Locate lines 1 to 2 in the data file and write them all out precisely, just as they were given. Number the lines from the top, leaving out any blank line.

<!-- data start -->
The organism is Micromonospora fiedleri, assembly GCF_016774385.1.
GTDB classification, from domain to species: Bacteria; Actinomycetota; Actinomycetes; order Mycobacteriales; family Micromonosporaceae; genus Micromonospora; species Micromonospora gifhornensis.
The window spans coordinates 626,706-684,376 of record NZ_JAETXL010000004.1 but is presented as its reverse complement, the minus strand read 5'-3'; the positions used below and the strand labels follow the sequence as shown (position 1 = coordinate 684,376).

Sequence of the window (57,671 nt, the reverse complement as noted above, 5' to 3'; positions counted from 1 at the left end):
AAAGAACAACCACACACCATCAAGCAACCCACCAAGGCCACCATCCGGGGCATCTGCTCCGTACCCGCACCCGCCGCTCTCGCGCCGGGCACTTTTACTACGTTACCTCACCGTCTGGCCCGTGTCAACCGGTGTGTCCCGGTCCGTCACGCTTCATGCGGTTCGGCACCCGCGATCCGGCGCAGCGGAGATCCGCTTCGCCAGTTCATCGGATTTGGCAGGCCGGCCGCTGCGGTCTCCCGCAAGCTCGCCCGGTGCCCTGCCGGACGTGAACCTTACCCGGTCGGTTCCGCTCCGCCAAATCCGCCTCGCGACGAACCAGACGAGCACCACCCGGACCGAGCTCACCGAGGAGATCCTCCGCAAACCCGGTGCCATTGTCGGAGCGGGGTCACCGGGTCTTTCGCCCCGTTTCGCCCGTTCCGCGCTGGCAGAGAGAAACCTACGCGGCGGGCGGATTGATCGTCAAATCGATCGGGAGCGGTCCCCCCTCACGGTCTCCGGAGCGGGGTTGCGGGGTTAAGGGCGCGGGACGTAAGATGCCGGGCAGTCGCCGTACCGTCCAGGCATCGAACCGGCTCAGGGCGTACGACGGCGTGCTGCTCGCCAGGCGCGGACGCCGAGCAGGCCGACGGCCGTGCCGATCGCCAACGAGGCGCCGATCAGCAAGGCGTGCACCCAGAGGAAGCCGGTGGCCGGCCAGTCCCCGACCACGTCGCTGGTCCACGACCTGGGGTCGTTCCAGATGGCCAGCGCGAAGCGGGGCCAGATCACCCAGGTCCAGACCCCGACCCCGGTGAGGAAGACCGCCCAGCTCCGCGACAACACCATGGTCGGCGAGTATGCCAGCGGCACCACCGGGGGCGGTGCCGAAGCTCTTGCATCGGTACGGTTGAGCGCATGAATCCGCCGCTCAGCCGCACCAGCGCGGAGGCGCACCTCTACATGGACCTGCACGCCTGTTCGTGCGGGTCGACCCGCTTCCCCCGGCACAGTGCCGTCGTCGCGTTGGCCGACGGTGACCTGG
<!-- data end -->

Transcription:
The organism is Micromonospora fiedleri, assembly GCF_016774385.1.
GTDB classification, from domain to species: Bacteria; Actinomycetota; Actinomycetes; order Mycobacteriales; family Micromonosporaceae; genus Micromonospora; species Micromonospora gifhornensis.